Risk of Mesothelioma Prompts Environmental Emergency Declaration; Arlington, KY
In recent years, asbestos and mesothelioma have become extremely important topics due to mesothelioma lawsuits and the devastating cases of lung cancer. Increased awareness of the risk of mesothelioma has been beneficial in two ways. The first way has been to help in providing compensation to those workers who have been exposed to asbestos. The second way has been to take preventative cautionary measures to minimize the risk of mesothelioma. Asbestos.com has released a story that describes this later benefit of public awareness of this devastating condition.
An environmental emergency has been declared in Carlisle County for a demolition site near Arlington, Kentucky by the Kentucky Environmental and Public Protection Cabinet to prevent exposure to asbestos among nearby residents. The harsh reality of mesothelioma has spurred this protective act, benefiting those who would have been affected if the declaration had not been made.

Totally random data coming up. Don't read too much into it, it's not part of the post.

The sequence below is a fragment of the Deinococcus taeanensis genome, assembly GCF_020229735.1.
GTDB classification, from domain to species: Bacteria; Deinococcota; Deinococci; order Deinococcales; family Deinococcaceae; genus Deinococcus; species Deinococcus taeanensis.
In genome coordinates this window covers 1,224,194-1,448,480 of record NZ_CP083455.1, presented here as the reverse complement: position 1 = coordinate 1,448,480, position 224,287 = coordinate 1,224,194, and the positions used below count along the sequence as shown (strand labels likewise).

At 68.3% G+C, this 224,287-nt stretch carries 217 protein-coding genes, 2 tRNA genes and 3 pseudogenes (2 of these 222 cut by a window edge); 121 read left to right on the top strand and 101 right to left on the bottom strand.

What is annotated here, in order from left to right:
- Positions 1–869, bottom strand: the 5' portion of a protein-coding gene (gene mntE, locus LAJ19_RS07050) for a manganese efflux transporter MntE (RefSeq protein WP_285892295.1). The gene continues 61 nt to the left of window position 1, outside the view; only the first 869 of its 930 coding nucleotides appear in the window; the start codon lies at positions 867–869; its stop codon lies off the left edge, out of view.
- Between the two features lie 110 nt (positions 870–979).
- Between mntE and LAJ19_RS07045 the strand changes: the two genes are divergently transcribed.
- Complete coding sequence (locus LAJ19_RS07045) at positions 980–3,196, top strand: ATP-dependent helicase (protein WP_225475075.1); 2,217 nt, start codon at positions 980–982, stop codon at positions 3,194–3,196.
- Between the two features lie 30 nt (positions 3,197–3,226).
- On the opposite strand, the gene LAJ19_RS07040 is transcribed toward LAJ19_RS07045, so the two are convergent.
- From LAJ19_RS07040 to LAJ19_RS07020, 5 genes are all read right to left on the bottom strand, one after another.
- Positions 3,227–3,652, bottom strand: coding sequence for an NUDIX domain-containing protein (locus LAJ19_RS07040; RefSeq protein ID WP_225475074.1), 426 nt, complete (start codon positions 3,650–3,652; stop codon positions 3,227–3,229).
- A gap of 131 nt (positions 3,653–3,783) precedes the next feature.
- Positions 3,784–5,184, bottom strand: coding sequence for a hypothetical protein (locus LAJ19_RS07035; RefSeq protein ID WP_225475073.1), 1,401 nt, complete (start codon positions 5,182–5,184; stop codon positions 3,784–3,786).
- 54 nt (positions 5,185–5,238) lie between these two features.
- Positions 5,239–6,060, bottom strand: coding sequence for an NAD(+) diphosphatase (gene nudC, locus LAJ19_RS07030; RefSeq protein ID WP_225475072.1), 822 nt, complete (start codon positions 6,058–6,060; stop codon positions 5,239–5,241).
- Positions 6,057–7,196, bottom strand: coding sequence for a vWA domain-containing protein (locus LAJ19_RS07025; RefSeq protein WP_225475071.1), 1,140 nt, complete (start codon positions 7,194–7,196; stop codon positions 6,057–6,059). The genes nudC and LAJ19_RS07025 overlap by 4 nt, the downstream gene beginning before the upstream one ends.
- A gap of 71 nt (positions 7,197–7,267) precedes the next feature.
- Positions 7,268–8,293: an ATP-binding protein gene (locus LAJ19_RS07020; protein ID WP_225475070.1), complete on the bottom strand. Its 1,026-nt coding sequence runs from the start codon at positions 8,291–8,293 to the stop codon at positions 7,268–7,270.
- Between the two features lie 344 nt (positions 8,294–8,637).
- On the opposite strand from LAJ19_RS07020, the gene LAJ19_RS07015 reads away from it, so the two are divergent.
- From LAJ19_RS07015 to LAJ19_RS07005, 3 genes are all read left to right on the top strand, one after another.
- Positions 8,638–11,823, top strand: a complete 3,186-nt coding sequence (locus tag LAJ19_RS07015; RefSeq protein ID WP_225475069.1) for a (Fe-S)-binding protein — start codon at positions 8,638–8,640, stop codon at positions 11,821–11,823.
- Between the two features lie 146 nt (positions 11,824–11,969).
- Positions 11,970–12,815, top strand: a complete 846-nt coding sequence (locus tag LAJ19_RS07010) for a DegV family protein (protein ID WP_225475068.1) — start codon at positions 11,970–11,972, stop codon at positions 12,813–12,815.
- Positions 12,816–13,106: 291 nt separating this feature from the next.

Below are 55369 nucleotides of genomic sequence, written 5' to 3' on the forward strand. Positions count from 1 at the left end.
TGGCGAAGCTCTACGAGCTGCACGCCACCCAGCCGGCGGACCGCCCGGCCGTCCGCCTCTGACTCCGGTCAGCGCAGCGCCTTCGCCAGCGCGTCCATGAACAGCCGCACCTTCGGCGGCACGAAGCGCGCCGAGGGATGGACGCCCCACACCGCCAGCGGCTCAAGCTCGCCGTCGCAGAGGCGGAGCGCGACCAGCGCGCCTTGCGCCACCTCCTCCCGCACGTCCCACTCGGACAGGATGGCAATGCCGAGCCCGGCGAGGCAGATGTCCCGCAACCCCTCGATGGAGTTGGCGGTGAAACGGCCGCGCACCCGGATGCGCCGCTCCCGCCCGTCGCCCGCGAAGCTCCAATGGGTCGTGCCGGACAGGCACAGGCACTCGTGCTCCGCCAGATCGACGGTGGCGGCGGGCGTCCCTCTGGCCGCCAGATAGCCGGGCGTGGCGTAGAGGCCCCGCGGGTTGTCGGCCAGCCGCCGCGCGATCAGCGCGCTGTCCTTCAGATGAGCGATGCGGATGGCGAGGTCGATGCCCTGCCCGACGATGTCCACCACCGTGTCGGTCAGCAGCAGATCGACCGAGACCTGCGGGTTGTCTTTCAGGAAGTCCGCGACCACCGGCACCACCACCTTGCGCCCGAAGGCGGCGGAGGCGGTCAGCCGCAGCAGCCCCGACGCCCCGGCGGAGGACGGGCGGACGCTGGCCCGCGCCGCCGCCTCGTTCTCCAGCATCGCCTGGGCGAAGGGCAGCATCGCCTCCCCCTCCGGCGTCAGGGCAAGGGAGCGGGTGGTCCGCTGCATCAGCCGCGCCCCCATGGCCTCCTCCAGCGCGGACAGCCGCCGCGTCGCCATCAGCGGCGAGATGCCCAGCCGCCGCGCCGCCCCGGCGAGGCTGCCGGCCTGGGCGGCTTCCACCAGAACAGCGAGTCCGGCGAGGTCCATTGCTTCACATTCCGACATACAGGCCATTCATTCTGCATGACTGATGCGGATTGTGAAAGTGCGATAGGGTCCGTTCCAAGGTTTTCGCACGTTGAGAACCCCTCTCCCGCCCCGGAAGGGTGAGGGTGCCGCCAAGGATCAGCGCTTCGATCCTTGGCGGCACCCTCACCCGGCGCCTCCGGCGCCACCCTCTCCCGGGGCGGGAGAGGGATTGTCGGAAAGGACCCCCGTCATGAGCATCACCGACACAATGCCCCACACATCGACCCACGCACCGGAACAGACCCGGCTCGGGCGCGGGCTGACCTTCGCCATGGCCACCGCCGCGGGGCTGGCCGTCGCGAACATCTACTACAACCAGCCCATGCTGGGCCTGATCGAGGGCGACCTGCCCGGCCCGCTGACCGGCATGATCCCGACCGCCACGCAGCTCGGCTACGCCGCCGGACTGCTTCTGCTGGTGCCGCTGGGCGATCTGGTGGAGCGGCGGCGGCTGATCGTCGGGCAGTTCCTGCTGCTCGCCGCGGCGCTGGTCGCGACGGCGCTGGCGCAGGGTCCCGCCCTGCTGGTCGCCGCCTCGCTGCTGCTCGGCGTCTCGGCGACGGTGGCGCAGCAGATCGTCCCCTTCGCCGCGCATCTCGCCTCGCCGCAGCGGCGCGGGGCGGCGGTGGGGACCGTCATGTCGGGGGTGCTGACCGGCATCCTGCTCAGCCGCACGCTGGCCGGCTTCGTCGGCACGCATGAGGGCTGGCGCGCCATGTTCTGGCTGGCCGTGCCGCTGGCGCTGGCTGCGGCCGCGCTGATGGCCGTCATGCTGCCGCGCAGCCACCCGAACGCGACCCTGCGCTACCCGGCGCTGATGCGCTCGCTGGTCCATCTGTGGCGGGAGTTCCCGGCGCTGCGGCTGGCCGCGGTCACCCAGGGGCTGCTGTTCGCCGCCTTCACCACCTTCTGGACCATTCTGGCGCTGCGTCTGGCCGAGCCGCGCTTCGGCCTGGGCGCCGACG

Relationship Between Asbestos & Mesothelioma
The property to be demolished is a former electroplating facility known as Deena Products where lamp fixtures were manufactured. As with many commercial factories, asbestos was used in production. This facility stopped operation in the late 1980’s meaning that many workers may have still been exposed to asbestos at a time when little was known about the ill effects of its use.
We now know that exposure to asbestos causes the development of several asbestos-related illnesses; lung cancer, asbestosis and malignant pleural mesothelioma. The problem that many who are afflicted by this are now experiencing is that those exposed do not experience symptoms until at least 10 – 50 years have passed, resulting in a multitude of mesothelioma lawsuits several years after exposure.
Environmental Emergency Declaration; Mesothelioma Risk
In the current situation of the demolition of former Deena Products, awareness of the relationship between asbestos and mesothelioma has prompted officials to take extraordinary precautions to protect those who could be affected. Asbestos.com reports that Tony Halton, director of the division, said “Agency staff will be coordinating the emergency cleanup effort and working closely with local officials to both ensure the protection of public health and that the material is disposed safely.”